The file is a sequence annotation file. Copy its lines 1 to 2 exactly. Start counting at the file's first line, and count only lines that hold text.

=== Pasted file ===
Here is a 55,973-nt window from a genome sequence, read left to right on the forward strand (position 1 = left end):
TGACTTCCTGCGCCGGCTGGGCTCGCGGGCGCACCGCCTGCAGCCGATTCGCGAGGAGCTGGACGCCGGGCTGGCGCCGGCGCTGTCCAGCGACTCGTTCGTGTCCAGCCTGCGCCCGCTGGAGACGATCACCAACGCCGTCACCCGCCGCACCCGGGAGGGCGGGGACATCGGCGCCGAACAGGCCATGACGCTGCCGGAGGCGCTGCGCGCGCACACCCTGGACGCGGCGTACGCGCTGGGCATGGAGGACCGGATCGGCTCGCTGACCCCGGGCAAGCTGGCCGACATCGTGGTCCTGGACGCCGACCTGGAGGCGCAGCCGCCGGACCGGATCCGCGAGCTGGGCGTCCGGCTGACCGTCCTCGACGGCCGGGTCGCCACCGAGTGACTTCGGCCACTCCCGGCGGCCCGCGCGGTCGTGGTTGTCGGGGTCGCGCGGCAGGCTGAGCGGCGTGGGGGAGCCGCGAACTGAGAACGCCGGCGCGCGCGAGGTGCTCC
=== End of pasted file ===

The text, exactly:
Here is a 55,973-nt window from a genome sequence, read left to right on the forward strand (position 1 = left end):
TGACTTCCTGCGCCGGCTGGGCTCGCGGGCGCACCGCCTGCAGCCGATTCGCGAGGAGCTGGACGCCGGGCTGGCGCCGGCGCTGTCCAGCGACTCGTTCGTGTCCAGCCTGCGCCCGCTGGAGACGATCACCAACGCCGTCACCCGCCGCACCCGGGAGGGCGGGGACATCGGCGCCGAACAGGCCATGACGCTGCCGGAGGCGCTGCGCGCGCACACCCTGGACGCGGCGTACGCGCTGGGCATGGAGGACCGGATCGGCTCGCTGACCCCGGGCAAGCTGGCCGACATCGTGGTCCTGGACGCCGACCTGGAGGCGCAGCCGCCGGACCGGATCCGCGAGCTGGGCGTCCGGCTGACCGTCCTCGACGGCCGGGTCGCCACCGAGTGACTTCGGCCACTCCCGGCGGCCCGCGCGGTCGTGGTTGTCGGGGTCGCGCGGCAGGCTGAGCGGCGTGGGGGAGCCGCGAACTGAGAACGCCGGCGCGCGCGAGGTGCTCC